Britannica Kills Print Encyclopedia: Will You Use the Online Version?


Image from: S. Miroff / Shutterstock

Yesterday, Britannica announced that that the 2010 Encyclopaedia Britannica will be the last one that is printed in hard copy. Going forward, Britannica will publish content to Britannica Online in lieu of their traditional, 32-volume print edition. In fact, starting yesterday, the company is allowing free access to the Britannica Online.

In a blog post by Jorge Caus, President of Encyclopaedia Britannica Inc., he notes, “In fact, today our digital database is much larger than what we can fit in the print set. And it is up to date because we can revise it within minutes anytime we need to, and we do it many times each day.” All fair points, but my question is: are people really using Britannica Online?

I decided to look at the Unique Visitors and Visits to the site over the past 2 years. They certainly have a very high volume of visitors, wracking  up 1,069,660 UV’s in January alone. Traffic varies greatly depending on the season, with highest numbers when school is in full swing, and lower number over winter break and summer vacation.

UVs and Visits to Britannica Online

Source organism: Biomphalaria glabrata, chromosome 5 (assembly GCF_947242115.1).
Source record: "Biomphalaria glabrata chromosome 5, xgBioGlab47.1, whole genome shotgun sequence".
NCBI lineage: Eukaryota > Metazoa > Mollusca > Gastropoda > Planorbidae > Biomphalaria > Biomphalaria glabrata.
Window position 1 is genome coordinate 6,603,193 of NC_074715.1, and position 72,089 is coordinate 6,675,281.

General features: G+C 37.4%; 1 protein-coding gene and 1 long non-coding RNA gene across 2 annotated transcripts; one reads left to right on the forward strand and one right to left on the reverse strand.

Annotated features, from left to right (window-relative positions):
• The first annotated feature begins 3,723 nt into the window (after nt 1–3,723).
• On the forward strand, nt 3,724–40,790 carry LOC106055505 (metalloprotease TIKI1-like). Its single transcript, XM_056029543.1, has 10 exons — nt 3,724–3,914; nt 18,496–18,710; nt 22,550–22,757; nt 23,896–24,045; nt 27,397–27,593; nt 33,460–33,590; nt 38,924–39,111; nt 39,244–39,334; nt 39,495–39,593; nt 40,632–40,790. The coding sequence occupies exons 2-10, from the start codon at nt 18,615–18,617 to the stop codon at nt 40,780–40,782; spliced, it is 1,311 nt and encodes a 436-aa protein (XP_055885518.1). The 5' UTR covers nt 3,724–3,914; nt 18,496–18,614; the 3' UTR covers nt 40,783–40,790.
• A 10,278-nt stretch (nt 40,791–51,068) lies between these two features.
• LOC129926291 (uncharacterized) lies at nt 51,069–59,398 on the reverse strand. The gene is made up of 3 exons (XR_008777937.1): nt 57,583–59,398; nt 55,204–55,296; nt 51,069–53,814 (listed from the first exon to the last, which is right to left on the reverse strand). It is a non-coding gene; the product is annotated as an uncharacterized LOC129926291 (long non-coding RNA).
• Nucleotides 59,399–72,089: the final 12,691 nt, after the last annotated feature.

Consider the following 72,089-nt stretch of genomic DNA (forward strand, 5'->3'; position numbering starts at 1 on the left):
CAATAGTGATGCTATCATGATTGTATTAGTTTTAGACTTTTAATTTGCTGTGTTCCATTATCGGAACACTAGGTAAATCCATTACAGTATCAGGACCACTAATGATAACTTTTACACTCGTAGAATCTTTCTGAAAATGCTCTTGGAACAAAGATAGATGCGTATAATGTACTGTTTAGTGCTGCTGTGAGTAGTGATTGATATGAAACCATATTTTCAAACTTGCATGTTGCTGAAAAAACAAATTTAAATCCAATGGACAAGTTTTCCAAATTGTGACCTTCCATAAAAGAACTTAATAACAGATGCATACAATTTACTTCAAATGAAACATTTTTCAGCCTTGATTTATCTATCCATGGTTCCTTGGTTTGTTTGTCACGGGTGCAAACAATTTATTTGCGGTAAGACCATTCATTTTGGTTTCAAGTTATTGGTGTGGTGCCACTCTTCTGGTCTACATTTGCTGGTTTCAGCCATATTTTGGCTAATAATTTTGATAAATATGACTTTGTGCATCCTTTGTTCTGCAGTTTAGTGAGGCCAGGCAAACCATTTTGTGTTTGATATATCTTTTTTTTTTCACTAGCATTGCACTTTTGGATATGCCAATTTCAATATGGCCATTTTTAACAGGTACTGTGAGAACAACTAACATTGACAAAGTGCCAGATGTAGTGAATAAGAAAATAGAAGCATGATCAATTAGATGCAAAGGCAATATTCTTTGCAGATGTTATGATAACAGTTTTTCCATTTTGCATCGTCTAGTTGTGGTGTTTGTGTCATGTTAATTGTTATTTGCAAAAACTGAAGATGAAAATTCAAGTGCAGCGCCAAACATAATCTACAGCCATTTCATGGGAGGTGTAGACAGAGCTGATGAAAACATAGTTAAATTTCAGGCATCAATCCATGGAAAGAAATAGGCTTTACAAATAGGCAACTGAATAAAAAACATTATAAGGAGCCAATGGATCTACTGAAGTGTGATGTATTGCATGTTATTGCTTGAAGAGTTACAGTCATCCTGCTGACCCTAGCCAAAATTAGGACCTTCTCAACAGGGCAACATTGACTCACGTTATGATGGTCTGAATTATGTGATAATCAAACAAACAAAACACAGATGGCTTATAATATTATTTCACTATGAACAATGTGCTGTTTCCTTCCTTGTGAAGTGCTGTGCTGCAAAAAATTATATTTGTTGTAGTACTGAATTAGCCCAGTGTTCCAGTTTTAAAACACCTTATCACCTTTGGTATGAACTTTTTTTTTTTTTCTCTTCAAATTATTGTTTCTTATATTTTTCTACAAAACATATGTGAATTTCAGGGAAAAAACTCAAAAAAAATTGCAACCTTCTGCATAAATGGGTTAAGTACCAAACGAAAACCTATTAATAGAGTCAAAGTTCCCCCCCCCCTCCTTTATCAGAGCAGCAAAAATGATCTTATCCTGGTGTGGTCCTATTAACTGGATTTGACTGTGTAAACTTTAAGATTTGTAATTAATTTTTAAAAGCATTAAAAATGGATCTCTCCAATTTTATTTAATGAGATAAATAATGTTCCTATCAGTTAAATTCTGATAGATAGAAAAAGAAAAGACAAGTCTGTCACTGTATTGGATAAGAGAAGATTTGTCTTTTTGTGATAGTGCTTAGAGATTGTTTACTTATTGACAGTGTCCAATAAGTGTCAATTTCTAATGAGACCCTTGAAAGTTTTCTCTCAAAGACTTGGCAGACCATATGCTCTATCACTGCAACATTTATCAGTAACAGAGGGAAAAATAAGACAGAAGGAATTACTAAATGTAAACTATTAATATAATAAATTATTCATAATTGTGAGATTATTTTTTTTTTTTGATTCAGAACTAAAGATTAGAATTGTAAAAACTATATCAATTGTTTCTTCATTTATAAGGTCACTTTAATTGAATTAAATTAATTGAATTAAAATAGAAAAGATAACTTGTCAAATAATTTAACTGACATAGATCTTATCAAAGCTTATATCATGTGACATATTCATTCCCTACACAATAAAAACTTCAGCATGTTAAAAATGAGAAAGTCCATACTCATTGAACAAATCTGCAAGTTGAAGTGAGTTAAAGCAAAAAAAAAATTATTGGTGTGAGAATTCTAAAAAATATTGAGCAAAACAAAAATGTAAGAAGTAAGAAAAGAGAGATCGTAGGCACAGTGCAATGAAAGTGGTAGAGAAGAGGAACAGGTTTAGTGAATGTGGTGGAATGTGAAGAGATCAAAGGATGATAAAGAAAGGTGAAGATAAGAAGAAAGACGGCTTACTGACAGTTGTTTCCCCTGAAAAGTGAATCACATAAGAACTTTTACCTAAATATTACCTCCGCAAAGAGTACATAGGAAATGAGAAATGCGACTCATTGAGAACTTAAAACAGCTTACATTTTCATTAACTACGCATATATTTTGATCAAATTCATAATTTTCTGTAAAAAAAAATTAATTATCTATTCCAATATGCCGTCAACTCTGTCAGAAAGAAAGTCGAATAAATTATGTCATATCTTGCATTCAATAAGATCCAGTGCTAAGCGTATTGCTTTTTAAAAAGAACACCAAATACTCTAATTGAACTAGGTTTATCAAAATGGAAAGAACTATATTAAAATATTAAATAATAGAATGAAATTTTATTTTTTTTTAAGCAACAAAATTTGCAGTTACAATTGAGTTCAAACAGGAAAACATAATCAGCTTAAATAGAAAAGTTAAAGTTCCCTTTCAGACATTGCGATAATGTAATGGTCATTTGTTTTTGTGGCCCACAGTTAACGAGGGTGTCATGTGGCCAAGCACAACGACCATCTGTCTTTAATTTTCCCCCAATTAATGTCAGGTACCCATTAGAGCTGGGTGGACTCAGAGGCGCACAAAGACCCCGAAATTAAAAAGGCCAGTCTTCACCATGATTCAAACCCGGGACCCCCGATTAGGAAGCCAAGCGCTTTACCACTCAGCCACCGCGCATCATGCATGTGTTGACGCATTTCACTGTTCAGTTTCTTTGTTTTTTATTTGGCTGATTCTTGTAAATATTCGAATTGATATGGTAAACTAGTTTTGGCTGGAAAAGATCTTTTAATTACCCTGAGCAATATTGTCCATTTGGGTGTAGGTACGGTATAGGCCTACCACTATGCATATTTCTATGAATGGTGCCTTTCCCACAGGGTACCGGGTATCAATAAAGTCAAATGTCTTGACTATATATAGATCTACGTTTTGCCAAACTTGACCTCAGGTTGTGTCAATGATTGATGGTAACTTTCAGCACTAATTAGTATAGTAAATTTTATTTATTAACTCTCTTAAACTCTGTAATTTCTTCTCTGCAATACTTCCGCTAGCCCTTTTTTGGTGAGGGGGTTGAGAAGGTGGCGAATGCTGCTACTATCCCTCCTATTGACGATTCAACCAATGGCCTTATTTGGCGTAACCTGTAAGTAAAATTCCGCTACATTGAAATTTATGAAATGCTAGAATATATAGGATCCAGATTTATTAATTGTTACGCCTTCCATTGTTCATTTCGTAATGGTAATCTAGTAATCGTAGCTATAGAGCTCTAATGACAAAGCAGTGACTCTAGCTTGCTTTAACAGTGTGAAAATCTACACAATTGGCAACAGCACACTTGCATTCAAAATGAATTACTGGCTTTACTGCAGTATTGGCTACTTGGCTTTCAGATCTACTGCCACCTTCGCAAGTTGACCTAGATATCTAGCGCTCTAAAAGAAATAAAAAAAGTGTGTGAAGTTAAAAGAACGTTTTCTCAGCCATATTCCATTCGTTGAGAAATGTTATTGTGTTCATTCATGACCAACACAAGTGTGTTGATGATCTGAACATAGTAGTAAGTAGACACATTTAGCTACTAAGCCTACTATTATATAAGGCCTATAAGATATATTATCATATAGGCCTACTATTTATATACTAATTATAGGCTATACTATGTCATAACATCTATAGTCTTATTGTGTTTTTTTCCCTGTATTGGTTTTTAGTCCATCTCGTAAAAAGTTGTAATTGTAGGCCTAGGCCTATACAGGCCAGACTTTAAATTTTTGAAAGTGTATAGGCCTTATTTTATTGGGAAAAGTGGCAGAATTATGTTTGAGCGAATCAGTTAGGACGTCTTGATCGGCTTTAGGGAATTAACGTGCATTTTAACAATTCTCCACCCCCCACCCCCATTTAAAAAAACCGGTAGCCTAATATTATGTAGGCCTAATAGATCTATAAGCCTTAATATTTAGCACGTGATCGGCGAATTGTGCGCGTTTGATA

It will be interesting to monitor traffic to Britannica Online over the next year or so, to see how many people will make the switch from hard-copy to online reference material. What do you think? Was going digital a smart move for Britannica?

About Kendra Bissonnette:
Kendra comes to Compete to work in the Online Marketing department as the social media co-op. Kendra is currently a student at Northeastern studying Communications and Interactive Media. Find Kendra on Twitter @KNBissonnette.

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  1. Luca Zanzi

    Another story of a once great company adapting to changing business models… 10 years too late.

    No, I will not be visiting. I have in the past, several times, trying to make myself like Britannica Online, but it falls short of Wikipedia.

    What people often need is quick information. Searching, say, “Venezuela” on Wikipedia will take users to the first relevant page. Britannica instead takes us to a menu listing “Venezuela, Flag of Venezuela…”. This is one additional, unnecessary step.

    Furthermore, while people make jokes of Jimmy Wales’ pleas for donations every year, Britannica Online contains more ads than an average pornographic website.

    Wikipedia, while fallible due to its nature, also encourages citations whenever possible. This is an advantage for researchers looking for primary sources, whereas Britannica, due to its nature as an encyclopaedia, lists on citations. Not to be nitpicky, but I trust a website with citations more than one where I’m supposed to trust an unseen and unknown editor.

    Sorry, Britannica, I read every single tome of yours as a bored child, but I need my information to be complete, fast, and free of hassles.